Cardinal, Black Clergymen Decry Gay Marriage as "Morally Wrong"

Leaders stressed their opposition to gay marriage should not be seen as discrimination against congregants in same-sex relationships

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    NEWSLETTERS

    Cardinal George says redefining marriage "will not serve the common good of our people." Sandra Endo reports. (Published Friday, Apr 5, 2013)

    State lawmakers are certainly getting an earful as they prepare to head back to work next week and potentially take up the issue of allowing same sex marriage in Illinois.

    Cardinal Francis George on Friday joined a group of African American religious leaders to decry the "redefinition of marriage" as "morally wrong."

    "The confrontation isn’t only with the word of God. Although that is the clearest expression of it. It’s also with nature itself, which is evidenced in human history,” he said at a morning press conference at the Chicago Archdiocese.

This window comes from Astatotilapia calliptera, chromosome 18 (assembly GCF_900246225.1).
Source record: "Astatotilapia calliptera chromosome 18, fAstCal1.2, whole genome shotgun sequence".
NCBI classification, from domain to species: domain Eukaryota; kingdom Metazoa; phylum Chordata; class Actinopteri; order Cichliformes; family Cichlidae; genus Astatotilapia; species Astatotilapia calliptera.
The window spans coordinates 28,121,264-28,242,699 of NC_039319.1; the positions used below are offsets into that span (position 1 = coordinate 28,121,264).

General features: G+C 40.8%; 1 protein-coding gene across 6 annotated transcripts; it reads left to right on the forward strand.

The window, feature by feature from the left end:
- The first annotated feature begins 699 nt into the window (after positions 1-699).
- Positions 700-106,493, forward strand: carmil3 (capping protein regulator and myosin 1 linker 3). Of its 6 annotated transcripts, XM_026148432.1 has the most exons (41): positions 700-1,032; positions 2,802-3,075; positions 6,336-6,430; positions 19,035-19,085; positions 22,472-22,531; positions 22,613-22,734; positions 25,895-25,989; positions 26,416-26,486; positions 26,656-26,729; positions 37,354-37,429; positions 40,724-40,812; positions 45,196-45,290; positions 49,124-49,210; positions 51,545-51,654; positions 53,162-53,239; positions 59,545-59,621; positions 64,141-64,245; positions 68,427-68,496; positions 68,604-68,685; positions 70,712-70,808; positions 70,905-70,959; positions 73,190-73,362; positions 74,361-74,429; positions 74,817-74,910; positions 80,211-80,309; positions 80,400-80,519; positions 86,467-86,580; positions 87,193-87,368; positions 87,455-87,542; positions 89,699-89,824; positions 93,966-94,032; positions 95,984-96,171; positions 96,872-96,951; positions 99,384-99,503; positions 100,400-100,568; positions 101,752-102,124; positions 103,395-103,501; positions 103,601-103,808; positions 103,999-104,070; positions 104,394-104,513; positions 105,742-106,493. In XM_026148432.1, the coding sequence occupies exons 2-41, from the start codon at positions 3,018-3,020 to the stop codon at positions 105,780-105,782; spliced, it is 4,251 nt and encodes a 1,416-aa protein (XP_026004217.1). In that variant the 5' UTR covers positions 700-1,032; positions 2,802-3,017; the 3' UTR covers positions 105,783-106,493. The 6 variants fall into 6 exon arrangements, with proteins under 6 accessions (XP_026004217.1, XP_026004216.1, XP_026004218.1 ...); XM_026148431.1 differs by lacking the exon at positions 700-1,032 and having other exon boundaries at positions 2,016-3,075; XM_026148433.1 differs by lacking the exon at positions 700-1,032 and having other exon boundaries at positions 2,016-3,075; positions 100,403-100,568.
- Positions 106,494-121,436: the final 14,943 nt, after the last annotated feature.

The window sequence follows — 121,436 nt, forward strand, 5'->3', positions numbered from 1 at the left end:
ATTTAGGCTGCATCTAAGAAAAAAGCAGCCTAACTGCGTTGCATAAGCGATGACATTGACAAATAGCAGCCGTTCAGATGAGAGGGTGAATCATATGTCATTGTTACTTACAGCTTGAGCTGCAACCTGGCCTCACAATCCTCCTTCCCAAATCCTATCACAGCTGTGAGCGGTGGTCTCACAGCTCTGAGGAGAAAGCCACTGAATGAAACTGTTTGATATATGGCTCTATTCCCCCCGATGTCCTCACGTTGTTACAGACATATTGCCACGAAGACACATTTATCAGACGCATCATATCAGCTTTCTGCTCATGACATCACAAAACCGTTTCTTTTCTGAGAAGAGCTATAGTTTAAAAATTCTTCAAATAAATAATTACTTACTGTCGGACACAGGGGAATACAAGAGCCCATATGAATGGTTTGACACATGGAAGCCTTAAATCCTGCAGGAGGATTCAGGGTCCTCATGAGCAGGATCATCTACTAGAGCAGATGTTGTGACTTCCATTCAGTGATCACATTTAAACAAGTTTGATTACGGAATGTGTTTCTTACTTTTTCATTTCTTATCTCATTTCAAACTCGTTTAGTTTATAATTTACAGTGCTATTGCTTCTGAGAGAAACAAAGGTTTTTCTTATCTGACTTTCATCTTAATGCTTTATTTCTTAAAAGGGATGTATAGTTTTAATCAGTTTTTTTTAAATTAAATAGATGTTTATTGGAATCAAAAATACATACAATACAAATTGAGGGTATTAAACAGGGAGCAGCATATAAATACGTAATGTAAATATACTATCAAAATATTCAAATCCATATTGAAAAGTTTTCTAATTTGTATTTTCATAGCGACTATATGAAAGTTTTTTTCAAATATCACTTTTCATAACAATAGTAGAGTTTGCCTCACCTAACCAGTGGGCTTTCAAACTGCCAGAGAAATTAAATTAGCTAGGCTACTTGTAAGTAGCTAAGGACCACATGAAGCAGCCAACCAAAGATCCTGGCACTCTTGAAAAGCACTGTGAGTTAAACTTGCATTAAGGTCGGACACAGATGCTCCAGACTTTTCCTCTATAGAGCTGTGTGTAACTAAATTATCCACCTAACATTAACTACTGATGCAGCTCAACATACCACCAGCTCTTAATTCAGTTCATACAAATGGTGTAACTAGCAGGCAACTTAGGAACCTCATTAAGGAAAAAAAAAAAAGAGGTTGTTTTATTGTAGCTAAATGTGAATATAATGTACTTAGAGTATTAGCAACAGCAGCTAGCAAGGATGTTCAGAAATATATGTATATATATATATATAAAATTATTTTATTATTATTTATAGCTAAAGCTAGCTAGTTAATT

He said the meaning of marriage in the Bible originated from "a sexual expression based upon the complementary of men and women," and changing its meaning "will not serve the common good of our people and will certainly lose the sense of family that is the basis of our understanding of who we are." 

    The clergy members stressed, however, that their opposition to gay marriage should not be seen as discrimination against congregants in same-sex relationships.

    "Nature and the Bible then dictates our stance today. It is not our personal opinion about the lifestyles of any individual that comes in our church or is outside of our church," said Bishop Lance Davis with the New Zion Christian Fellowship of Dolton.

    A day earlier, another group of African American religious leaders praised those lawmakers who have supported the legislation, calling it a bold step forward for equality.

    Gov. Pat Quinn, a Chicago Democrat, has said that he would sign the legislation -- SB10 -- if it comes to his desk. It would make Illinois the 10th state in the nation to allow same-sex marriage. The state approved civil unions in 2011.